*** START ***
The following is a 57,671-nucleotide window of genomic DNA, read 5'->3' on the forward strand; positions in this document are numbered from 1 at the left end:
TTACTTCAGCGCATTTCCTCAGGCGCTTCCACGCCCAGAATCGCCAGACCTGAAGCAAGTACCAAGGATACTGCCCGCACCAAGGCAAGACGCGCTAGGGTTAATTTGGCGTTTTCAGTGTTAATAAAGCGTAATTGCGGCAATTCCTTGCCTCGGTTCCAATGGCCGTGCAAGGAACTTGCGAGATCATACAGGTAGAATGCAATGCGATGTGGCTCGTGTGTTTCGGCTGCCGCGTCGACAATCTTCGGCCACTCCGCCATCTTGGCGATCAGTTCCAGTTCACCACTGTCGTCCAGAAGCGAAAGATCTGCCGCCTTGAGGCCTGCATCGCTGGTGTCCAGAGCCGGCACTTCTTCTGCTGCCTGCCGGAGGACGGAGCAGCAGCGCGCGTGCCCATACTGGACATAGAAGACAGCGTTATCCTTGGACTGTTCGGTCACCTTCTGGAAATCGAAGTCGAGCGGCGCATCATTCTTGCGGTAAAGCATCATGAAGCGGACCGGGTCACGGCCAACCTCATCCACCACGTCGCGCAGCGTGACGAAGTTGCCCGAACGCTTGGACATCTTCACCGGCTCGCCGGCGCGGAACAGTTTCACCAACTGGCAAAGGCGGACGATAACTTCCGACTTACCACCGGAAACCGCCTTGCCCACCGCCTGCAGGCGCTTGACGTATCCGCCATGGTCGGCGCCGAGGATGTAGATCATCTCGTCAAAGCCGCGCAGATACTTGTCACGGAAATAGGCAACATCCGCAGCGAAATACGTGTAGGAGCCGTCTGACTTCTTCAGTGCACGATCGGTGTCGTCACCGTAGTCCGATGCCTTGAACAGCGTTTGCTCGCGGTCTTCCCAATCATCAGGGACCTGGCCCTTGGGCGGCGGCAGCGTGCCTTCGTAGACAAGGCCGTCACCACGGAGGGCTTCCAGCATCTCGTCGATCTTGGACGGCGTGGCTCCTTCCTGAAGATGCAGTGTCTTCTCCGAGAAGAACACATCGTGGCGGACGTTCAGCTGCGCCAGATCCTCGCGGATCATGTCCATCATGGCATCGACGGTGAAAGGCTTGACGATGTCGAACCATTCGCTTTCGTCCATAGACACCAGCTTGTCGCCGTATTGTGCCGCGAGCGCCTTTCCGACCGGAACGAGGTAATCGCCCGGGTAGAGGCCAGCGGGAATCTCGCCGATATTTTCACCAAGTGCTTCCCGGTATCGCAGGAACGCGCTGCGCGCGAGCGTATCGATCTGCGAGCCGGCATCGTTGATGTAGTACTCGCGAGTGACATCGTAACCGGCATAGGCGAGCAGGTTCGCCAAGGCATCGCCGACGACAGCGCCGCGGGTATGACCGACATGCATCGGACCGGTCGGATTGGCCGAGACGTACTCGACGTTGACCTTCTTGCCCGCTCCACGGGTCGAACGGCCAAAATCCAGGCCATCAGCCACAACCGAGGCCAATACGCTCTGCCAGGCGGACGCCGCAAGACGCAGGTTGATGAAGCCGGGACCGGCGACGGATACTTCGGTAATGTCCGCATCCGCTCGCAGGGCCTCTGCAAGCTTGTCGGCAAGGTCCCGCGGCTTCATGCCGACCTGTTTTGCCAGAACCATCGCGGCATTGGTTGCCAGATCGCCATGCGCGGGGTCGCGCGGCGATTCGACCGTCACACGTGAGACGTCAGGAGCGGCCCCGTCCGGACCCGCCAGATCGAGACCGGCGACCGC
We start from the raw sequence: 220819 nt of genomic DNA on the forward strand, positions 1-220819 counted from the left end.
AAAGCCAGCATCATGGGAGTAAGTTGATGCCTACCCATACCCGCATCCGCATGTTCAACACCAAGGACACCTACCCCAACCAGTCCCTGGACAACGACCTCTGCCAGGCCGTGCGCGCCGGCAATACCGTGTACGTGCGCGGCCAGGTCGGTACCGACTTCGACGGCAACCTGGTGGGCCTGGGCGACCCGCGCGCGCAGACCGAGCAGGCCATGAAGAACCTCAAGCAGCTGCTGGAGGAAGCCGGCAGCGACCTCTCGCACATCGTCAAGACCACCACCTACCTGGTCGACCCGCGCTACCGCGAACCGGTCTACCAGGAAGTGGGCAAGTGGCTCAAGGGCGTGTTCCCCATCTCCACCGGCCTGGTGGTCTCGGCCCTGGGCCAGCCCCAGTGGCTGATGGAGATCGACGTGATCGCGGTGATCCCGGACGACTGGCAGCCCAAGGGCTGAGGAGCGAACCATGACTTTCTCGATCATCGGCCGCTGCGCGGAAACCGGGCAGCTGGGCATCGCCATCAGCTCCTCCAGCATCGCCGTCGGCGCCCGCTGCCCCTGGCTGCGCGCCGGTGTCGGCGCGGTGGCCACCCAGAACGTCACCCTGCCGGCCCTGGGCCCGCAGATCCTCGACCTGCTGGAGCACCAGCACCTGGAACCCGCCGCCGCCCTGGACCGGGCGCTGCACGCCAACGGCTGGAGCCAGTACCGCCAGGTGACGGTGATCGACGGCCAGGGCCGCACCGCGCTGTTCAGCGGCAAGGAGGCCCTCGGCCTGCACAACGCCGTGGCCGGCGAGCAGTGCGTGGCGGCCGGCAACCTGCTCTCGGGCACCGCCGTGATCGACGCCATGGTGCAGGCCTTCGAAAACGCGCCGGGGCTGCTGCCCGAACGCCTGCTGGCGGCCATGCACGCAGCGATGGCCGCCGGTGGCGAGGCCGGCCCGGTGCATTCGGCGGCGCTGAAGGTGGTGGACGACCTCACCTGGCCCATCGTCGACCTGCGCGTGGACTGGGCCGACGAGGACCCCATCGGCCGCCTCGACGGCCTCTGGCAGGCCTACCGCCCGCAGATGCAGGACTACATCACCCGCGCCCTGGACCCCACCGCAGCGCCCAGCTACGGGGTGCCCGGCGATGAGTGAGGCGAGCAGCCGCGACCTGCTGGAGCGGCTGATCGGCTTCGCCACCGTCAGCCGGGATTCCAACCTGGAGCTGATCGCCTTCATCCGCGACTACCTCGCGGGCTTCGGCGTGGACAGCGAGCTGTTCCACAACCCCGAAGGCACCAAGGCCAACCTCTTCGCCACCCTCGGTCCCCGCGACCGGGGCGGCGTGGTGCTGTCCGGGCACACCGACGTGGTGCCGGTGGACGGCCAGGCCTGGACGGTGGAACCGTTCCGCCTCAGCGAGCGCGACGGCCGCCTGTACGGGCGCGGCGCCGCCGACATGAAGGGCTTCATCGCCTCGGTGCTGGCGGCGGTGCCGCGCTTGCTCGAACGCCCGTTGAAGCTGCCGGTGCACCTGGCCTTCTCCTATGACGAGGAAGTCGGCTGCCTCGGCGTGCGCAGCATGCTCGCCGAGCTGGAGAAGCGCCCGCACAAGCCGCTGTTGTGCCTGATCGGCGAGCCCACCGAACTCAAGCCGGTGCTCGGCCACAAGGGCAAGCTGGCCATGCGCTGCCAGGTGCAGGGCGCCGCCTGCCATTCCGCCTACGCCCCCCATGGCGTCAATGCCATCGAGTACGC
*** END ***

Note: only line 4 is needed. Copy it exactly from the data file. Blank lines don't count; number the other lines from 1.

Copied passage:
AAAGCCAGCATCATGGGAGTAAGTTGATGCCTACCCATACCCGCATCCGCATGTTCAACACCAAGGACACCTACCCCAACCAGTCCCTGGACAACGACCTCTGCCAGGCCGTGCGCGCCGGCAATACCGTGTACGTGCGCGGCCAGGTCGGTACCGACTTCGACGGCAACCTGGTGGGCCTGGGCGACCCGCGCGCGCAGACCGAGCAGGCCATGAAGAACCTCAAGCAGCTGCTGGAGGAAGCCGGCAGCGACCTCTCGCACATCGTCAAGACCACCACCTACCTGGTCGACCCGCGCTACCGCGAACCGGTCTACCAGGAAGTGGGCAAGTGGCTCAAGGGCGTGTTCCCCATCTCCACCGGCCTGGTGGTCTCGGCCCTGGGCCAGCCCCAGTGGCTGATGGAGATCGACGTGATCGCGGTGATCCCGGACGACTGGCAGCCCAAGGGCTGAGGAGCGAACCATGACTTTCTCGATCATCGGCCGCTGCGCGGAAACCGGGCAGCTGGGCATCGCCATCAGCTCCTCCAGCATCGCCGTCGGCGCCCGCTGCCCCTGGCTGCGCGCCGGTGTCGGCGCGGTGGCCACCCAGAACGTCACCCTGCCGGCCCTGGGCCCGCAGATCCTCGACCTGCTGGAGCACCAGCACCTGGAACCCGCCGCCGCCCTGGACCGGGCGCTGCACGCCAACGGCTGGAGCCAGTACCGCCAGGTGACGGTGATCGACGGCCAGGGCCGCACCGCGCTGTTCAGCGGCAAGGAGGCCCTCGGCCTGCACAACGCCGTGGCCGGCGAGCAGTGCGTGGCGGCCGGCAACCTGCTCTCGGGCACCGCCGTGATCGACGCCATGGTGCAGGCCTTCGAAAACGCGCCGGGGCTGCTGCCCGAACGCCTGCTGGCGGCCATGCACGCAGCGATGGCCGCCGGTGGCGAGGCCGGCCCGGTGCATTCGGCGGCGCTGAAGGTGGTGGACGACCTCACCTGGCCCATCGTCGACCTGCGCGTGGACTGGGCCGACGAGGACCCCATCGGCCGCCTCGACGGCCTCTGGCAGGCCTACCGCCCGCAGATGCAGGACTACATCACCCGCGCCCTGGACCCCACCGCAGCGCCCAGCTACGGGGTGCCCGGCGATGAGTGAGGCGAGCAGCCGCGACCTGCTGGAGCGGCTGATCGGCTTCGCCACCGTCAGCCGGGATTCCAACCTGGAGCTGATCGCCTTCATCCGCGACTACCTCGCGGGCTTCGGCGTGGACAGCGAGCTGTTCCACAACCCCGAAGGCACCAAGGCCAACCTCTTCGCCACCCTCGGTCCCCGCGACCGGGGCGGCGTGGTGCTGTCCGGGCACACCGACGTGGTGCCGGTGGACGGCCAGGCCTGGACGGTGGAACCGTTCCGCCTCAGCGAGCGCGACGGCCGCCTGTACGGGCGCGGCGCCGCCGACATGAAGGGCTTCATCGCCTCGGTGCTGGCGGCGGTGCCGCGCTTGCTCGAACGCCCGTTGAAGCTGCCGGTGCACCTGGCCTTCTCCTATGACGAGGAAGTCGGCTGCCTCGGCGTGCGCAGCATGCTCGCCGAGCTGGAGAAGCGCCCGCACAAGCCGCTGTTGTGCCTGATCGGCGAGCCCACCGAACTCAAGCCGGTGCTCGGCCACAAGGGCAAGCTGGCCATGCGCTGCCAGGTGCAGGGCGCCGCCTGCCATTCCGCCTACGCCCCCCATGGCGTCAATGCCATCGAGTACGC